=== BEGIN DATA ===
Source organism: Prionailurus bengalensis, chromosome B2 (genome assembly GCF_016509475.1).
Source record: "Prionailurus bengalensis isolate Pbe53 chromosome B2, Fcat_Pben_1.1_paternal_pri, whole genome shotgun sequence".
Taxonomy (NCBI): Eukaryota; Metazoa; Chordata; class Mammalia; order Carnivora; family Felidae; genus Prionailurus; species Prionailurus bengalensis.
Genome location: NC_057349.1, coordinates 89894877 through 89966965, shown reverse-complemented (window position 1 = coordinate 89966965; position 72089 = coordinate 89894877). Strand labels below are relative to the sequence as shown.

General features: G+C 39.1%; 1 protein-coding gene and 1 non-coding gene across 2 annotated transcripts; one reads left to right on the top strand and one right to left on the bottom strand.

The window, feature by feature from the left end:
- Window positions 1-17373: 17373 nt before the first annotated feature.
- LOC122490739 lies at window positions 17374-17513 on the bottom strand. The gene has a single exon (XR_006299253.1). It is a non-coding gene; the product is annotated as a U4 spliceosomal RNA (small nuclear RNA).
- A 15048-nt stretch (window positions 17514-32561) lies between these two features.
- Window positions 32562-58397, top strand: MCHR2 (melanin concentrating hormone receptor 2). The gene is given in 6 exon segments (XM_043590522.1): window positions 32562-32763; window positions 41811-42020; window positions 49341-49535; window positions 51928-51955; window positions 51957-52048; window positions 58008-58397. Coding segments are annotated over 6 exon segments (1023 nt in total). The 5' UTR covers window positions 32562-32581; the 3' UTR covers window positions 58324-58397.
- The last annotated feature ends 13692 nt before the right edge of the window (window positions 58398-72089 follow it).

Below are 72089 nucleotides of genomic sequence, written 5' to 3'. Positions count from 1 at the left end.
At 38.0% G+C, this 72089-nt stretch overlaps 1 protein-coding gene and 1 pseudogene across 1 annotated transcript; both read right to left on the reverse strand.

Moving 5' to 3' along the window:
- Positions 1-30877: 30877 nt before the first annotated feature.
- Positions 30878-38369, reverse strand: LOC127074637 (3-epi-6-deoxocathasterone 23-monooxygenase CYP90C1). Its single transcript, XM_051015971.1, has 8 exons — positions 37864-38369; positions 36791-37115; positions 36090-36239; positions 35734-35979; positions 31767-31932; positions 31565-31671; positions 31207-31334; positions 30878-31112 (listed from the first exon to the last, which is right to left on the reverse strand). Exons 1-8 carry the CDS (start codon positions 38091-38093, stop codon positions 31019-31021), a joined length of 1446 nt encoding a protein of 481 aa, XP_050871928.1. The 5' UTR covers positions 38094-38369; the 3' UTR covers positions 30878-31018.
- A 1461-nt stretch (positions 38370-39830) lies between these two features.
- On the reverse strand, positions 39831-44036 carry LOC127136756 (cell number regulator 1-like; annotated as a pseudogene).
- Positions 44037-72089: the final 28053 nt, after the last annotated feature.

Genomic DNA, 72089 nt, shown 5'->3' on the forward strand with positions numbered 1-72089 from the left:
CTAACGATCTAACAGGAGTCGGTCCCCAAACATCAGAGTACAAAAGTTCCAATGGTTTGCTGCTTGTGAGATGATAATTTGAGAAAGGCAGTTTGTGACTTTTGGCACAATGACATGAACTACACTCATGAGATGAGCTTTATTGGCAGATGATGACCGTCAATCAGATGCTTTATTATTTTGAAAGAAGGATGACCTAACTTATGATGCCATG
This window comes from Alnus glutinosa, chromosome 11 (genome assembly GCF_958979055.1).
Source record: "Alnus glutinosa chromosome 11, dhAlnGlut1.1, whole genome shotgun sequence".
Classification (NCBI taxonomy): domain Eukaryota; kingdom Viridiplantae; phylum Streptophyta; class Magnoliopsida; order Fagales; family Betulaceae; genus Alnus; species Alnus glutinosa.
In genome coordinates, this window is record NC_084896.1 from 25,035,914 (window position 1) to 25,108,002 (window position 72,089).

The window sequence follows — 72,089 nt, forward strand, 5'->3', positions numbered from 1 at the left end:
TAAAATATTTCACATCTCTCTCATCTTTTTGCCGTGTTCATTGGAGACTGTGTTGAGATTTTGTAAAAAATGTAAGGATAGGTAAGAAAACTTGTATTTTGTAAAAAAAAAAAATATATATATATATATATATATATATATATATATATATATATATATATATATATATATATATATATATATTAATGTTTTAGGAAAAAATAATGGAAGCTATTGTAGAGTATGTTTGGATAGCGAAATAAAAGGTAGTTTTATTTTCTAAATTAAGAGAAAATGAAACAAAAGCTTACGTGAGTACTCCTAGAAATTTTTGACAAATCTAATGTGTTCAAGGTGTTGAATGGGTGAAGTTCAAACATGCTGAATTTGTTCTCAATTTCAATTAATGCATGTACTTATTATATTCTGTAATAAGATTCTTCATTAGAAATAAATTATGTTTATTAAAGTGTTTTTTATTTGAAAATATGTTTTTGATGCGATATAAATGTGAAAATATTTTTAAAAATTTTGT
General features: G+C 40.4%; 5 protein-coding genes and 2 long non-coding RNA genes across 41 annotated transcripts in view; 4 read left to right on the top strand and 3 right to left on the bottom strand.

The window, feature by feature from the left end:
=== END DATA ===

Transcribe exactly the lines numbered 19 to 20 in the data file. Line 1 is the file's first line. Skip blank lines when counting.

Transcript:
- Positions 44037-72089: the final 28053 nt, after the last annotated feature.

Genomic DNA, 72089 nt, shown 5'->3' on the forward strand with positions numbered 1-72089 from the left: